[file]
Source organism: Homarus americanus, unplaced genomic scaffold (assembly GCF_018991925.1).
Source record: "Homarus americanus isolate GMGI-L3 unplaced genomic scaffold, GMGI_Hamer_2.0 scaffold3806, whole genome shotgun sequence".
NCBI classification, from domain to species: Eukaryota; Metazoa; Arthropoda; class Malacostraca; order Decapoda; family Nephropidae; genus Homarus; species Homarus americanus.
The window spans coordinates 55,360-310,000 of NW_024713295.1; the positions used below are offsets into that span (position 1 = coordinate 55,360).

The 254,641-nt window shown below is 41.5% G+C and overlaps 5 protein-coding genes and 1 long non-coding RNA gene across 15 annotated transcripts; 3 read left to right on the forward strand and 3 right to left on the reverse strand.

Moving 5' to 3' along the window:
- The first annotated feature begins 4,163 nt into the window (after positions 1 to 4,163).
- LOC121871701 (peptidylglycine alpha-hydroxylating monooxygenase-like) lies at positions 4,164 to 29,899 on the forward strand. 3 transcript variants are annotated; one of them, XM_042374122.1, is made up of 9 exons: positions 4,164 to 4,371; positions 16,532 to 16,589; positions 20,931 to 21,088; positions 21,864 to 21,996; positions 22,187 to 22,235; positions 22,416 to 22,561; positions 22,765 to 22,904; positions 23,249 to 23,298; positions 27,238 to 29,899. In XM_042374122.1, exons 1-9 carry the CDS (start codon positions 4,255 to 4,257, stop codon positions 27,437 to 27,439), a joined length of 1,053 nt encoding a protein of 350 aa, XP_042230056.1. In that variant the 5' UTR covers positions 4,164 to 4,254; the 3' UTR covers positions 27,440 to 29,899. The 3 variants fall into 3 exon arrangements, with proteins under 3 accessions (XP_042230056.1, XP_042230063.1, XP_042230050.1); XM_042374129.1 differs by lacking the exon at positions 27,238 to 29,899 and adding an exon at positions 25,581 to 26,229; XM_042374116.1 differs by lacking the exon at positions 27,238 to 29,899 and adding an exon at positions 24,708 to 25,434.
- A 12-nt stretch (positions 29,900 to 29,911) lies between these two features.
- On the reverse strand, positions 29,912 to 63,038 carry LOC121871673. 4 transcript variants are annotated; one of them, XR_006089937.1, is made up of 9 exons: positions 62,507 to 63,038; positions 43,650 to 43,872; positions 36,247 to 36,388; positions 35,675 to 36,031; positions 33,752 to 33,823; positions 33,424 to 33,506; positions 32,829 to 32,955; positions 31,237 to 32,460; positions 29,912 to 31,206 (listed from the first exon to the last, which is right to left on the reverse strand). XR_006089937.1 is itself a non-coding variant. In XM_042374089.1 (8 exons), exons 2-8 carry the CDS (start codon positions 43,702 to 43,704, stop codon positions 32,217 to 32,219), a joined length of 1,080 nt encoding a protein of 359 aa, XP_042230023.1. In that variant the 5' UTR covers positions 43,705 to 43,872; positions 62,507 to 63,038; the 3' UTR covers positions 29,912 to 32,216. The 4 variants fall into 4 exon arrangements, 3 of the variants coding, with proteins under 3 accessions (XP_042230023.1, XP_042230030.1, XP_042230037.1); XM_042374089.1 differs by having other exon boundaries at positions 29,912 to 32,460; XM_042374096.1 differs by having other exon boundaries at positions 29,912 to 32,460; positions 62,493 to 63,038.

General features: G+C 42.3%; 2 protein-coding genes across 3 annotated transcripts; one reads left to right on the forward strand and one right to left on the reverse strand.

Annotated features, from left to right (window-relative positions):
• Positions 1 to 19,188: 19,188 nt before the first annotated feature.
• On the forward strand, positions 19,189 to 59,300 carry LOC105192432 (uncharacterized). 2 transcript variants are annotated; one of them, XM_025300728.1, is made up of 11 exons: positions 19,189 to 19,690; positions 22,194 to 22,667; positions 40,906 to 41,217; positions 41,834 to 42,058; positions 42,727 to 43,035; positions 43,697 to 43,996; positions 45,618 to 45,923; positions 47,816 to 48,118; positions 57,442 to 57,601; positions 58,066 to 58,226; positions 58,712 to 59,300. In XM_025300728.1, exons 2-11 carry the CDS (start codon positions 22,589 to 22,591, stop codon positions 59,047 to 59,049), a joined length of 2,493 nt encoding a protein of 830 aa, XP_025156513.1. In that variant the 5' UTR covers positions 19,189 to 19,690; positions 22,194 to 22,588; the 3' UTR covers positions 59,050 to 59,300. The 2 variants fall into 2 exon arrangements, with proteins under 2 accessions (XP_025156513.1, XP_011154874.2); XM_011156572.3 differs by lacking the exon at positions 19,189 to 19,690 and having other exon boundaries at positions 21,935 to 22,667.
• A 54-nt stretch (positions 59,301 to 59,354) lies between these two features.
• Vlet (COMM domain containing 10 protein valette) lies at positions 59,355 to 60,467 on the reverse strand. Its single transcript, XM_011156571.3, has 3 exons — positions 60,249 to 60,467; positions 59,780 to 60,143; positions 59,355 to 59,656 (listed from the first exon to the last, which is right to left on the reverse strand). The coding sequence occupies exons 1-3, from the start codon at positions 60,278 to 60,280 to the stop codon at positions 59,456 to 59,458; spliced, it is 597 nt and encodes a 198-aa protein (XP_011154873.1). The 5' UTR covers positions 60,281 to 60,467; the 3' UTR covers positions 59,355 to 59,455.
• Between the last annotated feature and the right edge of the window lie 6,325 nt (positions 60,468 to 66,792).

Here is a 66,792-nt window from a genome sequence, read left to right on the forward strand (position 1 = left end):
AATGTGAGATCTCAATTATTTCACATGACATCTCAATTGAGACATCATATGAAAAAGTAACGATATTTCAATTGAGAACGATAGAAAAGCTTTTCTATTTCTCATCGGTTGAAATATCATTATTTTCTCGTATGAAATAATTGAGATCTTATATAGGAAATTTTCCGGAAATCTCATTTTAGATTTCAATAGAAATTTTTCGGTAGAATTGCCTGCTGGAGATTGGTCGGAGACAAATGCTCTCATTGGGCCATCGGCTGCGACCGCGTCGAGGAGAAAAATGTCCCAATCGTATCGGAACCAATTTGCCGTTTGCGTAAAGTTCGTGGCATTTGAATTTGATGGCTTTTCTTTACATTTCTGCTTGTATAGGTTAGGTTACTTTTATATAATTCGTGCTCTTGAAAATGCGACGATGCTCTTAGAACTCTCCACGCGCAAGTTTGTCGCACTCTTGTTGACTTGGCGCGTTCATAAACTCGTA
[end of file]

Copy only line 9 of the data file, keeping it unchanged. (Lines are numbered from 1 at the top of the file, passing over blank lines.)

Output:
- A 12-nt stretch (positions 29,900 to 29,911) lies between these two features.